Construction in Los Angeles is pictured.
Lucy Nicholson/Reuters

A morning roundup of the day’s news.

$100 million per year: A new fee for developers in Los Angeles is intended to create a permanent revenue stream for affordable housing—$100 million annually—with builders paying between $1 and $15 for every square foot of new construction. The L.A. Times reports:

“Today we see hope in the promise that Los Angeles can continue to grow and indeed must grow,” [Mayor Eric] Garcetti said. “That when we see luxury condominiums going up, that we can make sure that there is money paid in to build housing for the rest of us.”

...Opponents question the need for a development fee after city voters last year passed a $1.2-billion homeless housing bond and placed affordable housing requirements on some projects. They also argue that the fee will prompt developers to charge more for housing units, or choose to build outside the city limits.

Pause, please: As the FCC sets up to make a landmark vote today on stripping away Obama-era net neutrality rules, attorneys general from 18 states are calling for a halt, citing the need to investigate an estimated 1-million-plus fake public comments registered during the process. Last week, 58 mayors and county leaders wrote the FCC in opposition to the rule change, saying it would hurt economic growth and consumer protection.  (NPR, The Hill)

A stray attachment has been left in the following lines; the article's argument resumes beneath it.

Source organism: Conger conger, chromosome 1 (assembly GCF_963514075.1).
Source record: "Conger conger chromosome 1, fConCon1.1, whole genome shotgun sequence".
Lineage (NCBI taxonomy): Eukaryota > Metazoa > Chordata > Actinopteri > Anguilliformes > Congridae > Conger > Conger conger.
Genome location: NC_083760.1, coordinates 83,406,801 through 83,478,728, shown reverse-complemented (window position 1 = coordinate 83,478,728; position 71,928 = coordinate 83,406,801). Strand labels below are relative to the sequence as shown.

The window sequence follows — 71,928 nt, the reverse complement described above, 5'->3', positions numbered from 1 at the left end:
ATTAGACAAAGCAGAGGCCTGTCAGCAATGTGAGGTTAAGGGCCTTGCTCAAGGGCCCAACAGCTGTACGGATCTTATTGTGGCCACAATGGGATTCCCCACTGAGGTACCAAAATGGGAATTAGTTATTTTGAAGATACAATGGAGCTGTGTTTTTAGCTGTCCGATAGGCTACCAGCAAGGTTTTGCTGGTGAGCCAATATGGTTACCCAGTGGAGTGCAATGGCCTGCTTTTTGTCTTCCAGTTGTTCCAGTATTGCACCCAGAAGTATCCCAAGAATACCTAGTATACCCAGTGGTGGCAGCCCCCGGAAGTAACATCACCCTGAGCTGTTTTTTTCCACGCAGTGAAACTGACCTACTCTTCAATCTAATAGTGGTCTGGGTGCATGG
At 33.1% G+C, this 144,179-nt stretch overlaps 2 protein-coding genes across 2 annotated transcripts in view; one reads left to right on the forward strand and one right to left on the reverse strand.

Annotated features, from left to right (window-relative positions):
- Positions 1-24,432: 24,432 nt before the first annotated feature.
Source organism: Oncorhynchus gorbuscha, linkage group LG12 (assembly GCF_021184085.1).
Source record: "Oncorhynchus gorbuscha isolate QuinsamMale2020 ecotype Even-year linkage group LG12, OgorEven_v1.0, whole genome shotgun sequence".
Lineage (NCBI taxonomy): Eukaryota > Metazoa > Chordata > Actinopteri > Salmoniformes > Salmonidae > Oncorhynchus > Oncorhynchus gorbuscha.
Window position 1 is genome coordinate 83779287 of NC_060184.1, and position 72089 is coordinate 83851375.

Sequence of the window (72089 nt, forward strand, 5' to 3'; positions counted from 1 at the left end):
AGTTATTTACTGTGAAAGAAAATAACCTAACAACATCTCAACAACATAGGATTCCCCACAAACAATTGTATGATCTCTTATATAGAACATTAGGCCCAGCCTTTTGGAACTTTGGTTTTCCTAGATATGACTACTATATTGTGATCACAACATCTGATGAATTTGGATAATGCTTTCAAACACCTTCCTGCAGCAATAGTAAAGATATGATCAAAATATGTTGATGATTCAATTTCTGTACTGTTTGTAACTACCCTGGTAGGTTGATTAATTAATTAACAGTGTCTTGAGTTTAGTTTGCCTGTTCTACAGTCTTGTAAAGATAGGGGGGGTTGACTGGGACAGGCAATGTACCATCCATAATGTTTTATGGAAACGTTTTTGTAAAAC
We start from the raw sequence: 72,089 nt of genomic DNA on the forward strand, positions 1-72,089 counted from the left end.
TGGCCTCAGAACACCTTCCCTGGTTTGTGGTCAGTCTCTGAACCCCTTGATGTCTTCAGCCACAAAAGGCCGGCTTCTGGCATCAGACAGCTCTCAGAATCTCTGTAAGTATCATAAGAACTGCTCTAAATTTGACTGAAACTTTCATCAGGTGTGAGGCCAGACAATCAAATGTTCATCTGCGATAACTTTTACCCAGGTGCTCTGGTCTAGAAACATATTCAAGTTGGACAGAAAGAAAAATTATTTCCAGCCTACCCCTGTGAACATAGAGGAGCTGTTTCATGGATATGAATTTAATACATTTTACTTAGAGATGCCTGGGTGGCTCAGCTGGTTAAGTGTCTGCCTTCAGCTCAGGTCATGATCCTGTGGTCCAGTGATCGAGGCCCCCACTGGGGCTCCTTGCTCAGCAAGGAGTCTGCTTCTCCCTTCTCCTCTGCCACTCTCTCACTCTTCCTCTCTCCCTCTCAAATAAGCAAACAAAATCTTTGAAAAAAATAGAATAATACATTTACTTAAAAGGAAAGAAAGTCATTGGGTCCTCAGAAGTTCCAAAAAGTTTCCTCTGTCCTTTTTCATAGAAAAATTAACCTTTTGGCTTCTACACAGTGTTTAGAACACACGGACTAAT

911 or Uber? New research shows that ambulance use is dipping in cities around the country, and the reason for that is Uber, as low-risk patients opt for the cheaper ride. Uber itself, though, is distancing itself from the suggestion that its service can provide an acceptable substitute to ambulances. (Mercury News)

City within a city: A 27-acre new “mini city” would be the largest downtown development Atlanta has seen since the 1960s, with plans for at least nine skyscrapers in the transit-rich area. Incidentally, it’s the same site the city offered for Amazon’s HQ2 call. (Smart Cities Dive)

Slow to go electric: Despite the ambitious pledge a global group of mayors made to convert to all electric buses by 2025, there’s a long way to go. In the U.S., only 300 of the 65,000 buses on the road are electric, as transit agencies shy from playing guinea pig. (Jalopnik)

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